Advertisement
Advertisement
China’s 20th Party Congress
Get more with myNEWS
A personalised news feed of stories that matter to you
Learn more
The party congress presidium presides over key functions of the event, and offers valuable clues about seniority and the power-sharing arrangement of China’s leadership. Photo: AP

Which elders will reappear for the Chinese Communist Party’s national congress? And are they more than window-dressing?

  • Elected members of party congress presidium preside over key functions of the event
  • But party elders are more like ‘window-dressing’, with real power lying in Politburo Standing Committee, analyst says
When the Communist Party’s 20th national congress convenes, a presidium will be formed to oversee congress functions. It will supervise meetings, elections and the submissions of resolutions for votes by around 2,300 delegates, among other matters.
Given the opacity of the Communist Party’s politics, the composition of the presidium – especially its standing committee – offers some valuable clues about seniority and the power-sharing arrangement of the leadership.
At the last party congress in 2017, the presidium was made up of 243 delegates, including a 42-member standing committee.

In the past, the presidium members have been elected by delegates at a preparatory meeting held the day before the congress.

However, under the party’s constitution, the existing Politburo will have authority over day-to-day party affairs during the congress.

How are China’s 20th Communist Party congress delegates chosen?

“The central leading bodies and leaders elected by each Central Committee shall, when the next national congress is in session, continue to preside over the party’s day-to-day work until the new central leading bodies and leaders are elected by the next Central Committee,” the constitution said.

At the 19th party congress five years ago, more than half of the presidium standing committee were Politburo members at that time, with retired party elders making up the rest of the group.

Advertisement

Many of the party elders are well into their 80s or beyond, and wield little power, but their presence in the presidium presents the image of a united party leadership and support for the younger leaders.

02:10

Beijing gears up for 20th National Congress of the Chinese Communist Party

Beijing gears up for 20th National Congress of the Chinese Communist Party

The public appearance of the elders is also a rare opportunity for Chinese citizens and the outside world to gauge their health.

This time, attention will focus on former president Jiang Zemin, 96, and Zhu Rongji, 93, who were absent from the party’s centenary celebration in July last year because they were too frail.

Chinese vice-president heads to Kazakhstan, and may miss party congress

A photo that recently surfaced online showed Jiang and his wife sitting among birthday flower baskets that appeared to be sent by President Xi Jinping and Premier Li Keqiang. It was not clear, however, if the photo was taken during Jiang’s most recent birthday.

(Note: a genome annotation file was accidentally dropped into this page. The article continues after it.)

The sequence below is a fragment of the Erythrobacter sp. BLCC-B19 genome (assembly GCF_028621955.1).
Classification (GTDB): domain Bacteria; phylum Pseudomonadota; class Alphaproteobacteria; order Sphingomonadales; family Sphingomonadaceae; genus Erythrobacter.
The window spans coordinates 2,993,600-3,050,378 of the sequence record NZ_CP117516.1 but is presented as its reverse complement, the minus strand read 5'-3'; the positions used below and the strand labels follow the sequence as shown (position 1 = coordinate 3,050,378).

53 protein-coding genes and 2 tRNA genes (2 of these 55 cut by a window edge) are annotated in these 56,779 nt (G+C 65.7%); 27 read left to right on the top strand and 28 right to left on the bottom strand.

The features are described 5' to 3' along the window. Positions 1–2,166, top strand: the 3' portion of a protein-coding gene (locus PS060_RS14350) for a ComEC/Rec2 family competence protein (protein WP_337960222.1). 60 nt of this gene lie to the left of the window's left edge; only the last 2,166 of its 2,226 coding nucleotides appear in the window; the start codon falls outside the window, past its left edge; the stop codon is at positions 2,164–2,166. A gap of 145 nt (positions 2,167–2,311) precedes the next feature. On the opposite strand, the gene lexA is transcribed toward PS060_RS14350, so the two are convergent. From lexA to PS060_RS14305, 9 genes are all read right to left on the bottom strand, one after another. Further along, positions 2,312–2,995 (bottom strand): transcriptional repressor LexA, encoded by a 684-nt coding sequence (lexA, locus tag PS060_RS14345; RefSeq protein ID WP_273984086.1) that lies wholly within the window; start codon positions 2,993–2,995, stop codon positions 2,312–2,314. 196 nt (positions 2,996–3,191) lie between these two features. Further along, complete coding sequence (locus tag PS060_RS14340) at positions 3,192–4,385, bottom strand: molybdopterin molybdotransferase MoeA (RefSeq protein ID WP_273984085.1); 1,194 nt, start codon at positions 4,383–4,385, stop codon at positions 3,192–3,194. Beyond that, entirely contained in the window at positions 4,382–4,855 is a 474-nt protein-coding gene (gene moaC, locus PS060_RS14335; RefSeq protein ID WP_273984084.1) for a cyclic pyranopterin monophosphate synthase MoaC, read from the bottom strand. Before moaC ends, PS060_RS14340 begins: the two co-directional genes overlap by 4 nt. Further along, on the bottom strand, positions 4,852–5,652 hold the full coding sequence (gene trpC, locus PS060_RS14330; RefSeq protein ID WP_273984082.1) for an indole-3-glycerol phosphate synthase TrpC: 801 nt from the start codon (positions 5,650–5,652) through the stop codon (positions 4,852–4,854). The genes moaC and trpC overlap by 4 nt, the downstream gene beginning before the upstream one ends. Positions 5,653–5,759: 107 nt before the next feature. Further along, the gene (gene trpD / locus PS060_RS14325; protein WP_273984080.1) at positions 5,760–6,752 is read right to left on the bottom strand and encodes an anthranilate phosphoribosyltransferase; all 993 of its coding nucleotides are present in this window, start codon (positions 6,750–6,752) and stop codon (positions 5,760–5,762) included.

Jiang last appeared in public at the 2019 National Day celebrations marking the 70th anniversary of the People’s Republic.

Zhu, who did not attend the 2019 celebrations, is reported to be in poor health. A photo of him celebrating his birthday at a hospital was circulated on Chinese social media in October 2020.

Advertisement

In April last year, he sent a congratulatory note on the opening of a building at Tsinghua University, his alma mater.

05:51

Explainer: What is the Chinese Communist Party’s 20th national congress?

Explainer: What is the Chinese Communist Party’s 20th national congress?

Party veteran Song Ping, who is now 105 years old, appears to be in more robust health and is expected to join the presidium again this year. Song, secretary to former premier Zhou Enlai, became a member of the Politburo Standing Committee after the reshuffle following the Tiananmen crackdown in 1989, together with Jiang and former Tianjin mayor and party boss Li Ruihuan.

Advertisement

A video recently circulating on social media showed Song at a charity event, in which he said that opening up and reform is a necessary path for China’s development. The remark sparked online speculation about why Song made the rare public appearance just days ahead of the party congress.

Long absent from major party events, including the centenary celebration and the 19th party congress, has been former security tsar Luo Gan, a previous ally of Jiang’s. No reasons have been given for his absences.

Advertisement

Alfred Wu, an associate professor National University of Singapore’s Lee Kuan Yew School of Public Policy, said the party elders are mostly for “decoration” as the real power will lie with the new line-up of the Politburo Standing Committee.

“What I really would look into is how many of Xi’s people can get into the new Politburo Standing Committee. [The appearance of the party elders] is like window-dressing, and Xi is very capable of doing that to show that everyone is with him. It is very much Xi’s show,” Wu said.

Advertisement
Post